Funding being cut despite increase in demand for emergency relief

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Funding being cut despite increase in demand for emergency relief

June 3, 2021

The Western Australian Council of Social Service (WACOSS) has sounded the alarm that funding for community services providing emergency relief, which was doubled by the Department of Social Services (DSS) and tripled by Lotterywest during the pandemic, is coming to an end this month, despite an increase in demand for support.

While the community sector welcomed the increase of emergency relief funding in response to the initial COVID-19 pandemic period,  WACOSS has received particularly concerning information and data from emergency relief providers – community service organisations who provide crisis accommodation, emergency relief in the form of food, monetary assistance, rental and tenancy support – that shows an exponential increase in demand, and yet funding is due to be cut back to pre-pandemic levels on 30 June.

Requests for rental and tenancy support has been steadily increasing in 2021.

Service providers have reported an increase of people seeking assistance for tenancy issues by 100%, compared to the same time last year. 43% were seeking assistance emergency relief for the first time.

“Shutting off funding for support, with no other funding source on offer, will only further disadvantage people who have never before navigated services,” said Louise Giolitto, Chief Executive Officer, WACOSS.

“There’s a time frame for getting people back on their feet, and if we miss this window of opportunity, hardship and poverty becomes much more entrenched and very difficult to escape.

“At the beginning of the pandemic, Lotterywest pivoted their funding to support community services, and their investment in emergency relief has been remarkable, but now they are returning to their community investment framework funding strategy.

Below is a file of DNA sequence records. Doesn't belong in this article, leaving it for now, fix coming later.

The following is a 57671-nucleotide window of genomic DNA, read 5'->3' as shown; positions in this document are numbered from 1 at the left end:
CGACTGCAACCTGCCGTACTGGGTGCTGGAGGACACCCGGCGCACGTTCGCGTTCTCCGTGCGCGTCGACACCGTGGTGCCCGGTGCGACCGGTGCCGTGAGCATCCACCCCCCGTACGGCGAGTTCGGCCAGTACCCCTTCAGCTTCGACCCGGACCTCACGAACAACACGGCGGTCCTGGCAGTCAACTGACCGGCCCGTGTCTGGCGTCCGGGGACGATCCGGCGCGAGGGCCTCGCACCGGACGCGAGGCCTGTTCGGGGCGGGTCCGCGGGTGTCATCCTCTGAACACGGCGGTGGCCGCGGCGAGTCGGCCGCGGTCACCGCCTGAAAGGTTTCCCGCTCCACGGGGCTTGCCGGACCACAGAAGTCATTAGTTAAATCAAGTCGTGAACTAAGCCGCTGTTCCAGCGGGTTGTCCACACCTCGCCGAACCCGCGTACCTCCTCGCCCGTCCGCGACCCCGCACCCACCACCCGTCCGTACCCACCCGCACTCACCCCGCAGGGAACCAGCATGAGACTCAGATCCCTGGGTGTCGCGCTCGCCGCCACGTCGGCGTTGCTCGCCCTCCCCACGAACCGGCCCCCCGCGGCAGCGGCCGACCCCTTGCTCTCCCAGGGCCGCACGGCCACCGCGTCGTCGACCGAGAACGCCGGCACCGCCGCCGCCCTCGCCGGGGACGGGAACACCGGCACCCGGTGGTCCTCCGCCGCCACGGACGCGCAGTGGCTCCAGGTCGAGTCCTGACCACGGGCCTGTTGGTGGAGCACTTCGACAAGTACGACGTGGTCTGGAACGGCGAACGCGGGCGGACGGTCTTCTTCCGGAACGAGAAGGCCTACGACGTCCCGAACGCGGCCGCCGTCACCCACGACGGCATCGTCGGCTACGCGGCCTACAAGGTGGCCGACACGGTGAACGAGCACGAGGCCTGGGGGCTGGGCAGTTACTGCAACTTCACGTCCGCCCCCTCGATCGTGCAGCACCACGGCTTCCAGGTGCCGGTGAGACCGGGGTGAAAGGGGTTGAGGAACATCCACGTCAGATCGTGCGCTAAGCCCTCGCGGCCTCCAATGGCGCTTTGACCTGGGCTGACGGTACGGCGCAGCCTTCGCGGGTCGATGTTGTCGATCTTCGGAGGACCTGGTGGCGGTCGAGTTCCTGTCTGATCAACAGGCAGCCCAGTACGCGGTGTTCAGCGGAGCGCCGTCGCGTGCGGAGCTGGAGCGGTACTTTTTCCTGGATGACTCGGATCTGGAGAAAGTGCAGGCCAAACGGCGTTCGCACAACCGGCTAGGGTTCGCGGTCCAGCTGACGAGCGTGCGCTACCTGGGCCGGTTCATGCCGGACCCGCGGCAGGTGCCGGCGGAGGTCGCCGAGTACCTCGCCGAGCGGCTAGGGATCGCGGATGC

“What we fear is that at a time when the need is increasing, the State Government is not providing an alternative funding source,” Ms Giolitto said.

Service providers estimate that around 15-20% of emergency relief funds are being spent supporting people on low incomes, in addressing their rent arrears, so that they can avoid the risk of being evicted into homelessness.

“Services are facing continued pressure and demand to support people who are in crisis. There is simply no accommodation available, and people have nowhere to go, that is why we have joined the Housing Emergency Response Group with Shelter WA and other community service providers, which has put forward a suite of recommendations to chart a path forward in this worsening crisis,” Ms Giolitto said.

Lyndsey Fitzgerald, Chief Executive Officer, Jacaranda Community Centre said: “We are seeing a perfect storm of hardship, which has been exacerbated by the natural disasters of both the Wooroloo bushfires and of Tropical Cyclone Seroja – never before have we seen a range of economic crises hit our community in such a short timeframe, all at the same time. However, there will be a reduction in emergency relief funding for the next financial year, and this year’s funding is running low.

“Many people impacted by the fires and the cyclone have never accessed community services before, so are unfamiliar with what’s available and how to access help. We have one chance to help these people in the face of hardship, and that’s right now,” Lyndsey said.

Service providers supporting temporary visa holders and people seeking asylum have been doubly hit, reporting an increase in the number of people seeking support, and a decrease in the amount of financial assistance being provided.

Esther Deng, Client Services Manager at the Centre for Asylum Seekers, Refugees and Detainees (CARAD) said: “We often refer clients on to services funded by DSS, but we are noticing an alarming trend that these services are turning people away due to a reduction in their funding, and that eligibility criteria has changed to exclude anyone who does not hold Australian work rights, or those not wholly on formal rental and bond agreements. Without further funding, this leaves a lot of people seeking asylum without support.”

“Cutting this funding with no other alternative from State or Federal Governments will see more people homeless, unable to pay bills or put food on the table with nowhere to turn,” Louise Giolitto concluded.

Ends.

Download this media release as a PDF.

WACOSS – Laurene Coller, Communications Officer, [email protected], 0419 316 557.

CARAD – Esther Deng, Client Services Manager, [email protected], 08 9227 7322.

Jacaranda Community Services – Lyndsey Fitzgerald, Chief Executive Officer / Financial Counsellor, [email protected], 08 9477 4346.

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